SHERWOODOne of the questions I have, that's Howard County, Baltimore County and Baltimore City. But for those in the media and people who want to know, on election night, are we going to know who won, or would there be -- because they'll have to count ballots that come in on Election Day, I would guess. So, will we know the results election night?
GAINESDefinitely not the full results. But the state has changed a policy to allow local boards of elections to start processing ballots before Election Day. And any results that are processed before Election Day have to -- the results will be embargoed until that night. So, on election night, we may see some initial numbers from these districts. So far, about 16 percent of ballots have been returned in the 7th District.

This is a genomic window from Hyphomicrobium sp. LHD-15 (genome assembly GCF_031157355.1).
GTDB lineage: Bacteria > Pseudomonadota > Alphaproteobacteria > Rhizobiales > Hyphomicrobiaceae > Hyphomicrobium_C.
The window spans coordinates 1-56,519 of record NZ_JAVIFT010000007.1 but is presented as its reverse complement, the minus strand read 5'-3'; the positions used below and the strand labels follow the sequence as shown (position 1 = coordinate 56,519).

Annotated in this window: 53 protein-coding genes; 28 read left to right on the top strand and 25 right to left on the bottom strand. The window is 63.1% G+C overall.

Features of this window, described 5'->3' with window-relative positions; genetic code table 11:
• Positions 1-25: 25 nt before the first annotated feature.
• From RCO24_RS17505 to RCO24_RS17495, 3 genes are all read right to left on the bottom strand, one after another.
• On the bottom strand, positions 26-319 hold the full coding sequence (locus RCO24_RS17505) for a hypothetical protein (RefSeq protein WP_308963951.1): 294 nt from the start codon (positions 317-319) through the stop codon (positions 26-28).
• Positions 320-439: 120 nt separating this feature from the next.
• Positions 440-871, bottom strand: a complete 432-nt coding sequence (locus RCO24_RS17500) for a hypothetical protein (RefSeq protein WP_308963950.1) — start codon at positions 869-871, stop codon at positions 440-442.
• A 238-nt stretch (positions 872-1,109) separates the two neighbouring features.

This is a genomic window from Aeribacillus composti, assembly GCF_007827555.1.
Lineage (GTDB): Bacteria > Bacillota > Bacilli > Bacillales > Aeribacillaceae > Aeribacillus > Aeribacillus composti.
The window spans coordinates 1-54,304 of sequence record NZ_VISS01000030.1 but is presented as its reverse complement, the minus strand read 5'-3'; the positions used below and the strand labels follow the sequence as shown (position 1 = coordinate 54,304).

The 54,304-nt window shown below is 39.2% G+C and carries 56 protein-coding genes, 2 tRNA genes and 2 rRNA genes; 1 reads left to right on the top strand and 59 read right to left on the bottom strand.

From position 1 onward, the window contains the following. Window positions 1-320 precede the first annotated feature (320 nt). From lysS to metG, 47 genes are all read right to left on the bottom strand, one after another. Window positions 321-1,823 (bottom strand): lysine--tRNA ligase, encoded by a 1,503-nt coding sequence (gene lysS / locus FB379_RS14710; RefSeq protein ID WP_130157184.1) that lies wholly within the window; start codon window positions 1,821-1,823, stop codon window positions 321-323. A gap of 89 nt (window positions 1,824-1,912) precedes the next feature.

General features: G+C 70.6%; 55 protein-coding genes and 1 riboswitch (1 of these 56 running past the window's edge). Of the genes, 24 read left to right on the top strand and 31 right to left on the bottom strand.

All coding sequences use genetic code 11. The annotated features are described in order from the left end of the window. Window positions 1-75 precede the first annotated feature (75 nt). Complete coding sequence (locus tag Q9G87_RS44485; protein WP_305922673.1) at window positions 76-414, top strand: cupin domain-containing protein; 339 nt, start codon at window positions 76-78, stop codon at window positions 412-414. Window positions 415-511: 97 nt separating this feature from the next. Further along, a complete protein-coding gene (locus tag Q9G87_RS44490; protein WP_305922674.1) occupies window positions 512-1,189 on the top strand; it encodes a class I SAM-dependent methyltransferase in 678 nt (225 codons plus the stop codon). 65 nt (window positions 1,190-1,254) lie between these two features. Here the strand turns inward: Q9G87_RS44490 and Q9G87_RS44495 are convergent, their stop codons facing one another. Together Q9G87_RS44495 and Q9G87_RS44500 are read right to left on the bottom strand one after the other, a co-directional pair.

NNAMDIDanielle, Maryland has delayed its regular primary until June 2nd. What decisions have been made about that election?
GAINESSo, the June 2nd primary is also going to be largely by mail. People are being encouraged to vote by mail. Every active, registered voter is going to get a ballot in the mail. It will be postage prepaid. So, you need to fill it out, send it back. Counties are going to have collection sites. The state is in the process of creating some heavy-duty security bins where ballot drop-off will be available. And then, again, on June 2nd there will be a very limited number of places where people can go and vote in person, if they can't vote by mail for one reason or another. If they didn't receive a ballot, or if they have a disability, where they would be helped by using a ballot--marking device in person. And each county will have between one and four voting centers on Election Day.